global poverty

Brian McLaren 03-04-2015
katarinag / Shutterstock.com

katarinag / Shutterstock.com

“And what does the Lord require of you? To act justly and to love mercy and to walk humbly with your God.” [Micah 6:8]

Too often, perversions of our world’s religious traditions make the daily news for their violence, corruption, greed, and prejudice. Meanwhile, authentic representatives of those traditions are often busy doing good — good that goes largely unnoticed. That’s why I’m glad that a diverse group of religious leaders are sharing about seven ways authentic people of faith can work together to make a better world.

I served as a progressive evangelical pastor for 24 years, and during those years, I saw the evangelical movement struggling with its identity. The best versions of evangelicalism, whether they were labeled conservative or progressive, always took seriously passages like Matthew 25, where Jesus said, “For I was hungry and you gave me food, I was thirsty and you gave me drink.” Those verses continue to inspire evangelicals of all persuasions to engage in life-giving mission — and in particular, to engage constructively in the world in seven positive, reconciling, and healing ways.

If you invest just a few minutes over the next seven days thinking and speaking up about these seven ways to participate in our world, I believe by week’s end you will be moved to action and in it find a richer, more faithful life:

Julie Polter 08-05-2014

Accidental Theologians by Elizabeth A. Dreyer / Extending the Table by Mennonite Central Committee / Overrated by Eugene Cho / Burning Down the House by Nell Bernstein

Scott Todd of Compassion International. Photo courtesy Compassion International/RNS

Despite progress in defeating extreme global poverty, most Americans see no end in sight, according to a survey sponsored by Compassion International.

Christians who attend church at least monthly and consider religion very important in their life overwhelmingly (96 percent) expressed concern about the world’s poorest people. But they were skeptical that global poverty could be ended in the next 25 years. Only 41 percent of the group said it was possible.

And yet Scott Todd of Compassion International, the Christian nonprofit agency that sponsors 1.5 million children abroad, remains upbeat. He sees hope in the numbers of “practicing Christians” who express concern about poverty and a willingness to do more.

02-19-2014
The World Economic Forum meeting then draws to a close at 1745CET/1145ET with a multimedia performance, chaired by WEF founder by Klaus Schwab, who'll be joined by Jim Wallis, the president of Sojourners and cellist and composer, Zoe Keating.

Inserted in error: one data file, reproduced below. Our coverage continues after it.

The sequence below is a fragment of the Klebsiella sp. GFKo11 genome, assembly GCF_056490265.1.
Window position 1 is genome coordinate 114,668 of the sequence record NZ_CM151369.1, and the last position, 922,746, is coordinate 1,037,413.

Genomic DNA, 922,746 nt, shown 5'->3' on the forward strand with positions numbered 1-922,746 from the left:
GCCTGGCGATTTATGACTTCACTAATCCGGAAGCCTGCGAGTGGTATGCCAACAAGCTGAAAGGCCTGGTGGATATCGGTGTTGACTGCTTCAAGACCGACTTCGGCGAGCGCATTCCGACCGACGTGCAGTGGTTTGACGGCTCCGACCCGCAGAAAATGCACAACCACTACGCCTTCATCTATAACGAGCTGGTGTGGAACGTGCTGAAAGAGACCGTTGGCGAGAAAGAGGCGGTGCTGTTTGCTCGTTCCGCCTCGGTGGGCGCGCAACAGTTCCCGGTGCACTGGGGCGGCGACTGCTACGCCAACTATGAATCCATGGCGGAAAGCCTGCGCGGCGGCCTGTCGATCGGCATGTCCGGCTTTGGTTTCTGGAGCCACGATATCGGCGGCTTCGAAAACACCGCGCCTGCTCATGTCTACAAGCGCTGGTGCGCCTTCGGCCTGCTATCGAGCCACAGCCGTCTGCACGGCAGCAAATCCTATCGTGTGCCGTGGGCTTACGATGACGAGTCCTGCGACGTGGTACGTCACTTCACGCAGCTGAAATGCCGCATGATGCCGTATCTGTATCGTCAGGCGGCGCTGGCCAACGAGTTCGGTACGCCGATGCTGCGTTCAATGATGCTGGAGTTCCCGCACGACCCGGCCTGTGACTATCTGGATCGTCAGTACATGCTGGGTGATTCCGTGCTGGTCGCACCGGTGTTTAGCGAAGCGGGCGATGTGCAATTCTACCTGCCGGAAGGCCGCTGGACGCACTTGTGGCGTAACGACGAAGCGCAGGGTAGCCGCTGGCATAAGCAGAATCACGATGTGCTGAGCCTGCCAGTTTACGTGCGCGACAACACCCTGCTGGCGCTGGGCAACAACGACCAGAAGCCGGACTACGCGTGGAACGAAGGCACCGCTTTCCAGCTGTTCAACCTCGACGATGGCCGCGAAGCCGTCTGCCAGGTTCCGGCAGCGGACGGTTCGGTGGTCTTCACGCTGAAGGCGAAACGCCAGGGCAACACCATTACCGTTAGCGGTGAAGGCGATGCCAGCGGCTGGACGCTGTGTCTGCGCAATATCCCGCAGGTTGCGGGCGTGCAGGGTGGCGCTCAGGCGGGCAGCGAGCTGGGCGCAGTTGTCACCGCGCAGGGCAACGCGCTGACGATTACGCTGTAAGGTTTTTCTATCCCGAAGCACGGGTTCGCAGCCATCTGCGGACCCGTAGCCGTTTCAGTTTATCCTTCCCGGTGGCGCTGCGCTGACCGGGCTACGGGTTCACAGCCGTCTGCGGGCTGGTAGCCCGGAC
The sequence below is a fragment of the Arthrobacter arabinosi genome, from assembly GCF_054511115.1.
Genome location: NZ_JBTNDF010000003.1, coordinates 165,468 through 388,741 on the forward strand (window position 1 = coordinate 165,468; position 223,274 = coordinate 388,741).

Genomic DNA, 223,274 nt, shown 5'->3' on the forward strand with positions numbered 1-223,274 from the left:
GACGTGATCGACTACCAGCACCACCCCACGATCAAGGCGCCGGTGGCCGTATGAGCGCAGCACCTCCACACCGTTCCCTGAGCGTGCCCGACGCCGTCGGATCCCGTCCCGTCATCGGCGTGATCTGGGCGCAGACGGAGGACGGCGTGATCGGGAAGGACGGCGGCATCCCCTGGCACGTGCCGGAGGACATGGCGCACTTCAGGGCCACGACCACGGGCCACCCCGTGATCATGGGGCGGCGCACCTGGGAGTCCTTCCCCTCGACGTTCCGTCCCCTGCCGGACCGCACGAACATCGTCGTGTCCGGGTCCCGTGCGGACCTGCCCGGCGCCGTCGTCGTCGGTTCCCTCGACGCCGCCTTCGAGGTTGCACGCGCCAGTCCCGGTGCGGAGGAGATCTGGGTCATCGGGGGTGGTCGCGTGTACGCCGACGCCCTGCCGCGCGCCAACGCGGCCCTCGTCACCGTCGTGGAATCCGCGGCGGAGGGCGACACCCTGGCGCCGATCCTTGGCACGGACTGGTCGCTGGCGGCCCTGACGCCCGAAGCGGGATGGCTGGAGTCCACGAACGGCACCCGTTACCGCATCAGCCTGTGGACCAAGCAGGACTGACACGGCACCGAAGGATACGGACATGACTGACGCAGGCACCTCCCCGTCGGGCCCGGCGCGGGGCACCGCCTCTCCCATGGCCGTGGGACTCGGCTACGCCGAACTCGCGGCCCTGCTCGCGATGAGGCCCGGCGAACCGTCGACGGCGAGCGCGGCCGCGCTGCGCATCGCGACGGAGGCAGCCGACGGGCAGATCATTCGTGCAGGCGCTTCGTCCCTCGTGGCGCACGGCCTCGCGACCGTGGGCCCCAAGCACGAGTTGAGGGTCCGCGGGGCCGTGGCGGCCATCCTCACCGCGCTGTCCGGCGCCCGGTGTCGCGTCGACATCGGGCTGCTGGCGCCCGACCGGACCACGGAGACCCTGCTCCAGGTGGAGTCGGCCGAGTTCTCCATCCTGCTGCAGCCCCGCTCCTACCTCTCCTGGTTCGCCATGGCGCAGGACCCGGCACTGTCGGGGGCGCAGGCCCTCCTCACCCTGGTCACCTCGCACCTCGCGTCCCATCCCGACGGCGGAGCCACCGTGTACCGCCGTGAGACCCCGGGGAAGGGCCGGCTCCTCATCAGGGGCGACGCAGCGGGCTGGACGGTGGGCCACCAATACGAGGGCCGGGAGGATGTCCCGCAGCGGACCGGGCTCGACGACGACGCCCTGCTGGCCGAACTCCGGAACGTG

Via thelocusteffect.com

Via thelocusteffect.com

Despite our best efforts, we’ve somehow missed it.

Even in the midst of our generous financial donations, volunteer hours, mission trips, and letter writing, we’ve failed to see what should have been glaringly obvious: the global poor lack the most basic ingredient for forward progression — personal security.

In their recently released book, The Locust Effect, Gary Haugen (founder of the International Justice Mission), and Victor Boutros (federal prosecutor with the U.S. Department of Justice) convincingly argue that all our best work to eradicate poverty — even while worthwhile, helpful, and well-intended — is for naught unless we concurrently address the epidemic of violence and fear facing the poor in the developing world. They write:

"...the forces of predatory violence will not simply go away... On the contrary, if the forces of violence are not restrained, it is the hope of the poor that will just keep going away...and there is nothing that our programs for feeding, teaching, housing, employing, and empowering the poor will be able to do about it."

Gary Haugen 02-10-2014
Image via thelocusteffect.com

Image via thelocusteffect.com

Caleb is a father in Africa. He works hard as a night watchman, and he and his wife save from their small income with the dream of sending their daughter to college. But the family’s dreams are destroyed when the police arrest Caleb on a random sweep for a robbery he had nothing to do with. This is not to say that the evidence against him was flimsy; there is no evidence against him whatsoever. The police needed to show an arrest had been made, and Caleb was an easy target … because he was poor.

Once in police custody, Caleb is viciously beaten. He is shaken down for bribes. And then, he is thrown in jail and charged with a capital offense. He is given no indication of when he might have a chance to prove his innocence – and even if he were, Caleb can’t afford a lawyer to help him. His family struggles to hang on without him.

What is perhaps most stunning about Caleb’s story is not the brutality (though it certainly is brutal), the singular unfairness of it all (though it is dramatically and utterly unjust), the hopelessness (though the story is obviously devastating). No, what is most stunning is just how ordinary Caleb’s story is.

Christian Piatt 01-22-2014
Rich man drinking wine, ollyy / Shutterstock.com

Rich man drinking wine, ollyy / Shutterstock.com

A recent report by OXFAM offered some sobering data about both the concentration and flow of wealth in the world today. A few key points, also summarized by a new business article on The Atlantic website , include:

  • The richest 85 people in the world control as much wealth as the poorest 3,000,000,000 people;
  • Nineteen out of 20 “G20” countries are experiencing growing income inequality between rich and poor;
  • In the United States in particular, 95 percent of the post-financial-crisis capital growth has been amassed by the richest 1 percent of Americans;
  • While domestic income inequality continues to grow, the income tax rates for wealthiest Americans have steadily dropped.

My first reaction to seemingly immoral concentrations of wealth, and the systems that enable it, is anger and a compulsion to call them out, to change them and to distribute the world’s treasures evenly among all of God’s people.